12 ounces (360 grams) linguine or Ditallini
12 ounces (360 grams) cherry or grape tomatoes, halved or quartered if large
1 small onion, thinly sliced (about 2 cups)
5 cloves of garlic, thinly sliced
2 teaspoons red pepper flakes
3 sprigs fresh oregano (or 2 sprigs basil) plus more for garnish
3 tablespoons olive oil, plus more good fruity olive oil for serving
Coarse sea salt
4 1/2 cups water
1 cup crumbled feta cheese, or more, to taste

  1. Combine the pasta, tomatoes, onions, garlic, red-pepper flakes, herbs, oil,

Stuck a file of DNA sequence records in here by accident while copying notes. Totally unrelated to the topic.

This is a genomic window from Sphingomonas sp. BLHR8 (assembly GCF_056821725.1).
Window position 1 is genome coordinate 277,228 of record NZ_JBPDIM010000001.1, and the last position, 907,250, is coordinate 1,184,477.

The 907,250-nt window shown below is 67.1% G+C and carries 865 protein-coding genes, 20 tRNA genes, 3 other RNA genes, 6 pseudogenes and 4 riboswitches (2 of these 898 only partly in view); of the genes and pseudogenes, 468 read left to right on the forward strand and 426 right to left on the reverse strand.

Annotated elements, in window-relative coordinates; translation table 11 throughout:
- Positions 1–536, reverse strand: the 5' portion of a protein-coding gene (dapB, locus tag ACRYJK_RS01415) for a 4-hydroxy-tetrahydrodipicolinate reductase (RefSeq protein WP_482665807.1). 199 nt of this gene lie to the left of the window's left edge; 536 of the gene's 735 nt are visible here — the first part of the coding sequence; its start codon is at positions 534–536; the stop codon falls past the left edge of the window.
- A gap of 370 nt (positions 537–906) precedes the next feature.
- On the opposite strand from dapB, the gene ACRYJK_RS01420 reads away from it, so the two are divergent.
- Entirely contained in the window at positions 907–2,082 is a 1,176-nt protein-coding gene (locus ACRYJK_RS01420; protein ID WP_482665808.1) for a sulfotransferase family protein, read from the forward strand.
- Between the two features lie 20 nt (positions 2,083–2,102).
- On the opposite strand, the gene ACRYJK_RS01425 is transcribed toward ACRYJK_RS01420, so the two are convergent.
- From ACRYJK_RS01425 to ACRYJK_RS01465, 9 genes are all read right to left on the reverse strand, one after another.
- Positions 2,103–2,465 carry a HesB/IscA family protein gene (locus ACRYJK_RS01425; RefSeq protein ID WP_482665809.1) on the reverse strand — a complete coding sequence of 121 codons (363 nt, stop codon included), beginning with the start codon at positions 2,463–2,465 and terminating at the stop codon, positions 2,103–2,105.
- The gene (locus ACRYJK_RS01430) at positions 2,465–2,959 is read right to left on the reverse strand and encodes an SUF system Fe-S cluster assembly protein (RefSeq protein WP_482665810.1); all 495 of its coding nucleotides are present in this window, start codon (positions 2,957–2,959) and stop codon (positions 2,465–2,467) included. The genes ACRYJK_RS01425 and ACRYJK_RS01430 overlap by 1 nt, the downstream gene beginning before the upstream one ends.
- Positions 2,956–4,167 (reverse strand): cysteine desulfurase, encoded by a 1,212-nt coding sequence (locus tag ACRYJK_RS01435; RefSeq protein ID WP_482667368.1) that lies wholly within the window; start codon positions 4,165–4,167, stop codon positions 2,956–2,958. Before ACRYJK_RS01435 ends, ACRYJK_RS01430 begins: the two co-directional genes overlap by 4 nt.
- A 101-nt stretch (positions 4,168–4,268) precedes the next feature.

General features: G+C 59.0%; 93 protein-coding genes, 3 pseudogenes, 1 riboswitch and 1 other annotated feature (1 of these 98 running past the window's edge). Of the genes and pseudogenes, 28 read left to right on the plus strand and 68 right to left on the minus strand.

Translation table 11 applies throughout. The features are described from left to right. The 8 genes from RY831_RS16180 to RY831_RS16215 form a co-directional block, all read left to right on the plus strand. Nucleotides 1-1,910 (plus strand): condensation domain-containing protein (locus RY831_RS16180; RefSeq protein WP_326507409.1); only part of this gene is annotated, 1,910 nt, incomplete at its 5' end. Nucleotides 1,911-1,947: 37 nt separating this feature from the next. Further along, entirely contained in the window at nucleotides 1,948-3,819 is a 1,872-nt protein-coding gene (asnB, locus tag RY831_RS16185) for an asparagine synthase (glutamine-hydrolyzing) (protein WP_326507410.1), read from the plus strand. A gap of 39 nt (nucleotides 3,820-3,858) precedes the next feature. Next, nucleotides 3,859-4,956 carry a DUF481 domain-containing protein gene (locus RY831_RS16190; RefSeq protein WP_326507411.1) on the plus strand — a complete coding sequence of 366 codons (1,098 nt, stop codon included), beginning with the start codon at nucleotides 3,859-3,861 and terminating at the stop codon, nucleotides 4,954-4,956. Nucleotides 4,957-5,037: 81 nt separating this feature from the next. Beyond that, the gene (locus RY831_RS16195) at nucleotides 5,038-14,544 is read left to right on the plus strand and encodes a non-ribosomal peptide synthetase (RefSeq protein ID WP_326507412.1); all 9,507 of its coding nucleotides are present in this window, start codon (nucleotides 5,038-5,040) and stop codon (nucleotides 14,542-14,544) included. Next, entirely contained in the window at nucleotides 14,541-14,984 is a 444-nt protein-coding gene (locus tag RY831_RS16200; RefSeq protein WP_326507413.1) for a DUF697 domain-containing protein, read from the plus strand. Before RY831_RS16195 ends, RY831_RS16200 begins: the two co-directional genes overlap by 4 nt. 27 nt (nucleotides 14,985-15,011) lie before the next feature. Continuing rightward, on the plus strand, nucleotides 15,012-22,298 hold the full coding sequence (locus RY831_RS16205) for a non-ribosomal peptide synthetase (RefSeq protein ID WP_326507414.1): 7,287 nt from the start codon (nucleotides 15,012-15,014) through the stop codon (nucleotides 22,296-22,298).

1 teaspoons salt, the pepper, and water in a large straight-sided skillet (the linguine should lay flat) or sauté pan.
  2. Bring to a boil over high heat. Boil the mixture, stirring often and turning the pasta frequently with tongs or a wooden fork, until the pasta is al dente and water has nearly evaporated, about 9 minutes.
  3. Divide among 4 bowls, sprinkle with feta, garnish with herbs and drizzle with fruity olive oil. Serve immediately.
Serves 4

Nutrition Information
Calories: 540, Total Fat: 20g, Saturated Fat: 7g,
Sodium: 350mg, Total Carbohydrate: 71g, Fiber: 5g, Protein: 17g

Adapted from Food 52.